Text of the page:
Disclaimer: This column is written for educational purposes only. It does not provide specific legal advice and does not create an attorney-client relationship. This column should not be used as a substitute for competent legal advice from a licensed attorney in your state.
We’ve heard the stories about the rampant drug use and abuse during the Vietnam War. We’ve seen Reddit threads about deployed soldiers in Afghanistan smoking marijuana and hash. If you ask former service members, they’ll tell you that marijuana use in the military is quite common. According to one former Army member, “Honestly, after your first 24 hours in the army and every day after, you would make a deal with the devil for a big fat joint.” But they’ll also tell you that fellow members are “separated” from the service with some regularity due to positive drug tests or the discovery of joints and paraphernalia.
But is marijuana use in military as rampant as we think? Overall positive drug tests in the military have been on the decline — with only 0.97% of tests returning positive for illicit drug use — the lowest since the military’s drug testing program began in the early 1970s. And what are the consequences for service members who test positive for substances such as THC? This week, we’ll look at the evolution of the Department of Defense’s drug testing policy and the consequences of positive drug tests.
DoD’s Drug Policy
According to the Department of Defense, drug use is incompatible with military service and has the potential to compromise sensitive National security situations. The DoD’s policy is that drug use can impair performance and negatively impact a service member’s readiness to work in hazardous conditions. The DoD began to establish its military drug program in 1971 after the Vietnam war. Due to significant use and abuse of marijuana and heroin, President Nixon directed a military drug urinalysis program to identify service members returning from Vietnam who might require rehabilitation. At that time, nearly 16,000 military members admitted to having a drug abuse problem.
In 1974, the DoD issued Instruction 1010.1, establishing random drug testing primarily as a way to identify service members who might need drug treatment. However, the program was not successful at deterring drug use. A 1980 survey showed that 27.6% of service members had used an illegal drug in the past 30 days, with some units having numbers as high as 38%. In 1981, a devastating aircraft accident aboard the USS Nimitz killed 14 people, injured 48 more, and caused over $150 million in damage to military equipment. Six of the deceased had THC metabolites in their body, and while marijuana was not determined to be the cause, it was a contributing factor.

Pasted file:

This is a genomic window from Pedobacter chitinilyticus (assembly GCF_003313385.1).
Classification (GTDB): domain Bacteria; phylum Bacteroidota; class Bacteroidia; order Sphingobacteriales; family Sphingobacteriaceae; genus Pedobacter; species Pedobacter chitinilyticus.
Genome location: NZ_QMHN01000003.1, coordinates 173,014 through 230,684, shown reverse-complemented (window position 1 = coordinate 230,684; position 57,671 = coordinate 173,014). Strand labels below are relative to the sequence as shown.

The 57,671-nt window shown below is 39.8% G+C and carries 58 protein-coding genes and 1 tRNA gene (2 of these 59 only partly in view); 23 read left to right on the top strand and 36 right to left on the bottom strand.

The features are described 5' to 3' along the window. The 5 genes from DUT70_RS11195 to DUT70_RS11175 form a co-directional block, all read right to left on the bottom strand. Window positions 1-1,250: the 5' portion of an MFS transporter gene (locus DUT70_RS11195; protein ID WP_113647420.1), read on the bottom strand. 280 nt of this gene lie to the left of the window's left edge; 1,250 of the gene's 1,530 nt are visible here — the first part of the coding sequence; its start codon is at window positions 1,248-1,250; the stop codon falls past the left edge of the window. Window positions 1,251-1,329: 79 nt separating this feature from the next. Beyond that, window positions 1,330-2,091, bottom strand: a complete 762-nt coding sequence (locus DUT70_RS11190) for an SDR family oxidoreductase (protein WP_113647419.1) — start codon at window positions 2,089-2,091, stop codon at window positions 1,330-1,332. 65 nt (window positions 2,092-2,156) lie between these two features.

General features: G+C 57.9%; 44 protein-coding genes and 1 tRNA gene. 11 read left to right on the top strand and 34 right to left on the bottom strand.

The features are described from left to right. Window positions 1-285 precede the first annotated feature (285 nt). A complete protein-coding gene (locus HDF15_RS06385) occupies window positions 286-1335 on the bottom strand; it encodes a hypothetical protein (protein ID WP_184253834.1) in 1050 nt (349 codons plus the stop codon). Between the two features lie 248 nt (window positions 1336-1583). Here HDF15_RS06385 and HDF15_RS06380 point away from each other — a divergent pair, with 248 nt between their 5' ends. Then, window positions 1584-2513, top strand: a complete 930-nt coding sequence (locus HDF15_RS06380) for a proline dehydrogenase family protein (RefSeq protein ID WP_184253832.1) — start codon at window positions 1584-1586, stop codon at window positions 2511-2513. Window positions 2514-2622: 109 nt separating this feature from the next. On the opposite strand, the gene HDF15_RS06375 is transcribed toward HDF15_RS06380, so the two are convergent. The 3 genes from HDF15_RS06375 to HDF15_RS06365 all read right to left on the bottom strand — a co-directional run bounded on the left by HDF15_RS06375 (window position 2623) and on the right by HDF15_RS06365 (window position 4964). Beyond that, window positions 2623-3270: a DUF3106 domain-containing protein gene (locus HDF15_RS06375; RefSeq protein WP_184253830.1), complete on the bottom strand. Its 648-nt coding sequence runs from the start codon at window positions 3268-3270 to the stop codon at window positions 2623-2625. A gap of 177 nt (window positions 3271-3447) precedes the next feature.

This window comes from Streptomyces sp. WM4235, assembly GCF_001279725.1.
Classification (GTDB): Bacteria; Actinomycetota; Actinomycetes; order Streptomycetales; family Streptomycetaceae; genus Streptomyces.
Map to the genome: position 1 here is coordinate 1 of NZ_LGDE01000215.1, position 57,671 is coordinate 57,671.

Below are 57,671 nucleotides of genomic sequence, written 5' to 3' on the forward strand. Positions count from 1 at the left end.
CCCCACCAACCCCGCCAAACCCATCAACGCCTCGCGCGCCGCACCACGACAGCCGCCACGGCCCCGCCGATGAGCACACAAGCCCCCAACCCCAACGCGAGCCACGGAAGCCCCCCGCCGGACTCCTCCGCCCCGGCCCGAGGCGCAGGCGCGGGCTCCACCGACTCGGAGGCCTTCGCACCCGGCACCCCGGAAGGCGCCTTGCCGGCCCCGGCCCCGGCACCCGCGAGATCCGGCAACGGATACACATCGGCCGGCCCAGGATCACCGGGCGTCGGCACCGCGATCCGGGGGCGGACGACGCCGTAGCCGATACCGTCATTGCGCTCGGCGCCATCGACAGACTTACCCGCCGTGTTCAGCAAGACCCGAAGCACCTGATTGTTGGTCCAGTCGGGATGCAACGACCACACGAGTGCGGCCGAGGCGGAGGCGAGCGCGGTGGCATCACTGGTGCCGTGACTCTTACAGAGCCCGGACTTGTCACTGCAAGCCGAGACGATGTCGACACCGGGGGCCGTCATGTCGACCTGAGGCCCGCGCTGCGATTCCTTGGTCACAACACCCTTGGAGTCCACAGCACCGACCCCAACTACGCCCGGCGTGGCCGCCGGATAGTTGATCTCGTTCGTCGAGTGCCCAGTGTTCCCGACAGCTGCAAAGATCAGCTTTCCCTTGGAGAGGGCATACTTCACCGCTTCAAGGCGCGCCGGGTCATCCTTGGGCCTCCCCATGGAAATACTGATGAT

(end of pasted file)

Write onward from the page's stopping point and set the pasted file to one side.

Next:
After the accident, the Deputy Secretary of Defense issued Memorandum #62884, authorizing punitive actions including court martial or administrative separation for use of marijuana and other illegal drugs. By 1985, the 30-day positive drug test rate dropped to 8.9% of service members. In 1988, marijuana drug testing began for applicants seeking to enlist through the Military Entrance Processing Station (MEPS). All branches of the military, including the Army, Navy, Air Force, Marine Corps, Coast Guard, National Guard, Air National Guard, reserves, appointees to the service academies, incoming members of the ROTC, and officer candidates must be drug tested through MEPS.
Military Drug Testing Procedures
DoD’s current drug policy under Instruction 1010.16 is to conduct testing during both initial entry into the military and while service members are on active duty after enlistment or appointment. Reserve officers and members with a break in service of more than six months are also tested. Initial applicants seeking entry through MEPS are generally given three attempts to test negative. After they test positive the first time, they enter a “disqualification period” of 45 days from the date of the test, during which they are not eligible to enroll in the military. After a second positive test, they are disqualified from entering for 24 months. After a third positive test, the applicant is permanently disqualified from military service.